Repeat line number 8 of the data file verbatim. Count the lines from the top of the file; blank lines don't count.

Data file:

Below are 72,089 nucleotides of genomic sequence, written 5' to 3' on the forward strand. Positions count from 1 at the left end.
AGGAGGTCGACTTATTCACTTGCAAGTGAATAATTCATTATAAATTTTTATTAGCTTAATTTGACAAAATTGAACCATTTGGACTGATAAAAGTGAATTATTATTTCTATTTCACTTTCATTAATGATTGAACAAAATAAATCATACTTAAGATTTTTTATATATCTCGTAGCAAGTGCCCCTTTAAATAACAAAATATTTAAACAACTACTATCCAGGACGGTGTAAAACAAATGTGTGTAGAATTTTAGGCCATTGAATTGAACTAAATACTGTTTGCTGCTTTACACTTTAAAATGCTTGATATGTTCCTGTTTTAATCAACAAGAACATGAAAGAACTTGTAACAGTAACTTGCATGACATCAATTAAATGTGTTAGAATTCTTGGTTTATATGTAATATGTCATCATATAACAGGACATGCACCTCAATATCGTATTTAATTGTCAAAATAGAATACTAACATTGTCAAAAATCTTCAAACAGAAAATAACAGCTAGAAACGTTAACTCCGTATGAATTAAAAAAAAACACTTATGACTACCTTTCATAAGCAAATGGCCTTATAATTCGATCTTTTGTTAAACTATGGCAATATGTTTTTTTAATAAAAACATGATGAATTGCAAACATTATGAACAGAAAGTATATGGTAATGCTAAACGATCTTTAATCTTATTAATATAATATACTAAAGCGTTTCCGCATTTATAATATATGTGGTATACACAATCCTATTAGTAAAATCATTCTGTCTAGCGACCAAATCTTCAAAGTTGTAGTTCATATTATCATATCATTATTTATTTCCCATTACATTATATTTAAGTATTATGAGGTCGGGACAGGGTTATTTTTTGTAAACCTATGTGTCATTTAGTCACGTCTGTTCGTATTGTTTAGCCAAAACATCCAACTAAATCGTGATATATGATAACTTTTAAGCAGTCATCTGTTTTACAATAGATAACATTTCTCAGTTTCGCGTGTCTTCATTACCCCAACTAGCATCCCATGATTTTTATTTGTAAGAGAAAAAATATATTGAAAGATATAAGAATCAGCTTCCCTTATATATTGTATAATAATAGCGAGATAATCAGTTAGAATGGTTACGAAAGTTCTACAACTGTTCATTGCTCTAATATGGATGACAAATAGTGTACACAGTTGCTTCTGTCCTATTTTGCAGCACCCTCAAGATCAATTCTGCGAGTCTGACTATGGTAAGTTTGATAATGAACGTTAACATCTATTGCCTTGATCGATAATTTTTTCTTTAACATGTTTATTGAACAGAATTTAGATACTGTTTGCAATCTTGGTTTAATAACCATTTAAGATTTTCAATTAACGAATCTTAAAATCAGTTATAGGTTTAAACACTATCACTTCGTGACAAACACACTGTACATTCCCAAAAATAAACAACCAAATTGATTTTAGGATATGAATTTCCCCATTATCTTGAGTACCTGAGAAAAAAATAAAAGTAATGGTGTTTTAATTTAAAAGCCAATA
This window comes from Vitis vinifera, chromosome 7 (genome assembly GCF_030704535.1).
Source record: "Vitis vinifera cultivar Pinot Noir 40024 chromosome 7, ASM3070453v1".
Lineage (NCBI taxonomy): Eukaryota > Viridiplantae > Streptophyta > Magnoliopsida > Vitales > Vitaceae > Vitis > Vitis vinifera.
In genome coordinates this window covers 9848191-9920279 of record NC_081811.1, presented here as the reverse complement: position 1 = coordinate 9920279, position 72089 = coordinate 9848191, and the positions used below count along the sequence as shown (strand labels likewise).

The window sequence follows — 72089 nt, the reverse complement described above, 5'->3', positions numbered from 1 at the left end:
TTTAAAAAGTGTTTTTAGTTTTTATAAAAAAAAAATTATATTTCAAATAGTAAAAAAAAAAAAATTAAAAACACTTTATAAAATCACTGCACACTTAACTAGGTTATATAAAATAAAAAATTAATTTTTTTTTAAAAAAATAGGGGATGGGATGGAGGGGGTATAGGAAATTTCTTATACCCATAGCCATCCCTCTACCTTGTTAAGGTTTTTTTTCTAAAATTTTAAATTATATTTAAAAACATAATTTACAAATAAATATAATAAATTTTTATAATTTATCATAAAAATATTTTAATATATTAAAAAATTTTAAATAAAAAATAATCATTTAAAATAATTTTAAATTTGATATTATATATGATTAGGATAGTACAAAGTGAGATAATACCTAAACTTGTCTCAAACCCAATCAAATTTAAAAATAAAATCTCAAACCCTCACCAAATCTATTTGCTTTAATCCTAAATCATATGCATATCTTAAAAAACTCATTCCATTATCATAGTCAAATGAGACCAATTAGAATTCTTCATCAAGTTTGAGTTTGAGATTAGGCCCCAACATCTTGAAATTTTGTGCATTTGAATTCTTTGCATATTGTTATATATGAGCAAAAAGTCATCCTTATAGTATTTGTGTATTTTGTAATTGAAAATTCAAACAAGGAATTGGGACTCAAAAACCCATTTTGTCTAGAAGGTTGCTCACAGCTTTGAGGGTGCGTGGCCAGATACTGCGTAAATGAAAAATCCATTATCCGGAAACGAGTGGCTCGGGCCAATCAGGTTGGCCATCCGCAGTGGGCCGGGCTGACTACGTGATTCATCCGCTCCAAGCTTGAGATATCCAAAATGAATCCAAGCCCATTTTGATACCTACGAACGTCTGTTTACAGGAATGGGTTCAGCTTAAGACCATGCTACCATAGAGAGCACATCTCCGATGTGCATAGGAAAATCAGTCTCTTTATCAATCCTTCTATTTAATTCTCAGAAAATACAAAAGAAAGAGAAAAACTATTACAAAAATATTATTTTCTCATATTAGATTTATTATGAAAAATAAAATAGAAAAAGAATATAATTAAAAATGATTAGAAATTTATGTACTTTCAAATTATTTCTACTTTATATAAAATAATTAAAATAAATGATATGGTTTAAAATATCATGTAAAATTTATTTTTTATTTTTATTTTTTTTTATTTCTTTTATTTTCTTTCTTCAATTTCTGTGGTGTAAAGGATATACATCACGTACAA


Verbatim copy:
TTTAAAAAGTGTTTTTAGTTTTTATAAAAAAAAAATTATATTTCAAATAGTAAAAAAAAAAAAATTAAAAACACTTTATAAAATCACTGCACACTTAACTAGGTTATATAAAATAAAAAATTAATTTTTTTTTAAAAAAATAGGGGATGGGATGGAGGGGGTATAGGAAATTTCTTATACCCATAGCCATCCCTCTACCTTGTTAAGGTTTTTTTTCTAAAATTTTAAATTATATTTAAAAACATAATTTACAAATAAATATAATAAATTTTTATAATTTATCATAAAAATATTTTAATATATTAAAAAATTTTAAATAAAAAATAATCATTTAAAATAATTTTAAATTTGATATTATATATGATTAGGATAGTACAAAGTGAGATAATACCTAAACTTGTCTCAAACCCAATCAAATTTAAAAATAAAATCTCAAACCCTCACCAAATCTATTTGCTTTAATCCTAAATCATATGCATATCTTAAAAAACTCATTCCATTATCATAGTCAAATGAGACCAATTAGAATTCTTCATCAAGTTTGAGTTTGAGATTAGGCCCCAACATCTTGAAATTTTGTGCATTTGAATTCTTTGCATATTGTTATATATGAGCAAAAAGTCATCCTTATAGTATTTGTGTATTTTGTAATTGAAAATTCAAACAAGGAATTGGGACTCAAAAACCCATTTTGTCTAGAAGGTTGCTCACAGCTTTGAGGGTGCGTGGCCAGATACTGCGTAAATGAAAAATCCATTATCCGGAAACGAGTGGCTCGGGCCAATCAGGTTGGCCATCCGCAGTGGGCCGGGCTGACTACGTGATTCATCCGCTCCAAGCTTGAGATATCCAAAATGAATCCAAGCCCATTTTGATACCTACGAACGTCTGTTTACAGGAATGGGTTCAGCTTAAGACCATGCTACCATAGAGAGCACATCTCCGATGTGCATAGGAAAATCAGTCTCTTTATCAATCCTTCTATTTAATTCTCAGAAAATACAAAAGAAAGAGAAAAACTATTACAAAAATATTATTTTCTCATATTAGATTTATTATGAAAAATAAAATAGAAAAAGAATATAATTAAAAATGATTAGAAATTTATGTACTTTCAAATTATTTCTACTTTATATAAAATAATTAAAATAAATGATATGGTTTAAAATATCATGTAAAATTTATTTTTTATTTTTATTTTTTTTTATTTCTTTTATTTTCTTTCTTCAATTTCTGTGGTGTAAAGGATATACATCACGTACAA